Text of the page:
Charter school expansion in New York is facing a tough fight
Gov. Cathy Hochul’s proposal to allow dozens of new charter schools to open in New York City has set the stage for a fierce battle over the future of the city’s school system in the coming months.
The governor’s proposal leaves open the possibility that the charter sector could increase its penetration of the nation’s largest school system. But Charters, which has always faced fierce opposition from teachers unions and left-leaning Democrats, faces a turbulent road ahead, as the city’s public school system follows the loss of thousands of students and few dollars. In New York City, ongoing tussles over the sharing of school campuses with charters may further fuel the debate.
It is unclear whether Ms. Hochul, who has not pushed for education issues since taking office in 2021, will prioritize charters during budget negotiations, in which she and state legislators will discuss other hot-button issues, including New York’s bail laws. Will struggle with issues.
Still, leaders of some of the city’s largest charter school networks said Ms. Hochul’s endorsement made them optimistic.
“What we’re trying to do is make common sense,” the governor said after his state budget presentation on Wednesday.
More than 180,000 children across the state attend charter schools, which are publicly funded but privately run, and New York City is home to the majority of them. But unlike some of the country’s other large school districts, local growth is relatively restricted: Charters educate about 14 percent of local public school children, a lower percentage than cities like Philadelphia where charter schools serve about one in three students or Washington. Let’s enroll. DC, where they educate about 50 percent of the students.
Nationally, charters are on the rise, and in New York City, even as district schools and private institutions have lost students, charters have gained them, largely because many schools are still adding new grades. Huh. But some established networks are struggling to fill seats, and some have seen enrollment declines.
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Under the limit set by the State Legislature, not more than 460 charter licenses can be issued in the entire State. New York City also has its own cap on the number of charters, which was reached more than three years ago.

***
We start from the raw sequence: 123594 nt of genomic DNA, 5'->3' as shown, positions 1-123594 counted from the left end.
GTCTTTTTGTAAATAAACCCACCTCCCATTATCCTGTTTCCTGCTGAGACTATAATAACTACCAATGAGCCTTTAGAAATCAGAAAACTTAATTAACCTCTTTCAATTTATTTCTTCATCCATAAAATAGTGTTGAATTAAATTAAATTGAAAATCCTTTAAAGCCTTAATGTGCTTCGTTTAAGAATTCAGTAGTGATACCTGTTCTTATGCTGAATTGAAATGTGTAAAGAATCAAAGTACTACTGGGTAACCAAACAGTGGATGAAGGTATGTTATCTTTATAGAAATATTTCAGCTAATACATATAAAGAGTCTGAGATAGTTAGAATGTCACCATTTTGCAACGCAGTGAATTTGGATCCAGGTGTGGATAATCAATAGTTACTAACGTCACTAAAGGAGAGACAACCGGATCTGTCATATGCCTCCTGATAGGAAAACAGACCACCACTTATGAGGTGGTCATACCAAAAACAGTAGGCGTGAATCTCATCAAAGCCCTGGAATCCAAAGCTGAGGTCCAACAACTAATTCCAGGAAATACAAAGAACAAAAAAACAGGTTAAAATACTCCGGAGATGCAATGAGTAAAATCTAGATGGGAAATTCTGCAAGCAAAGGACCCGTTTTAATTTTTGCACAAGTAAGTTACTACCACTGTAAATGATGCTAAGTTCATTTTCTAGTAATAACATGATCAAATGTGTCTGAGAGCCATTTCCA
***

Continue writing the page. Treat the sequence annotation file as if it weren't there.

The governor’s proposal would eliminate the separate city limit, and allow charter operators to apply for more than 80 licenses that are still available statewide. Under Ms. Hochul’s plan, permits for charter schools that have closed, known as “zombie licenses,” would also be reissued. (Currently, there are about two dozen so-called zombie charters.)
Charter schools generally receive less public funding than district schools, and Ms. Hochul also proposed increasing per-pupil funding for charters by 4.5 percent.
Claudia Espinosa, founder of a local nonprofit that mentors Latina girls, told a Bronx rally in support of charters this week that she dreams of opening a charter school to reach more kids. “But it’s not likely at the moment,” Ms Espinosa said.
“We don’t want barriers in their way – they already have enough. We need to give them the freedom to choose the kind of education they want to get.”
The governor’s proposed changes could dramatically alter the educational landscape in some corners of New York, where enrollment losses in district schools have prompted cuts in staff and school programs. Still, it’s unclear whether the governor’s plan could garner enough support among Democrats in the state legislature, many of whom denounced the proposals.
In a joint statement, three downstate senators, including John Liu, chairman of the New York City Education Committee, said they were “deeply troubled” by the plan, because they said it could deplete district schools’ resources.
In Buffalo, the governor’s hometown, where charters educate one in four children, the city’s school board has also raised concerns that too many schools are competing for too few students. Many other US cities have faced a period of school closures as competition for students increases.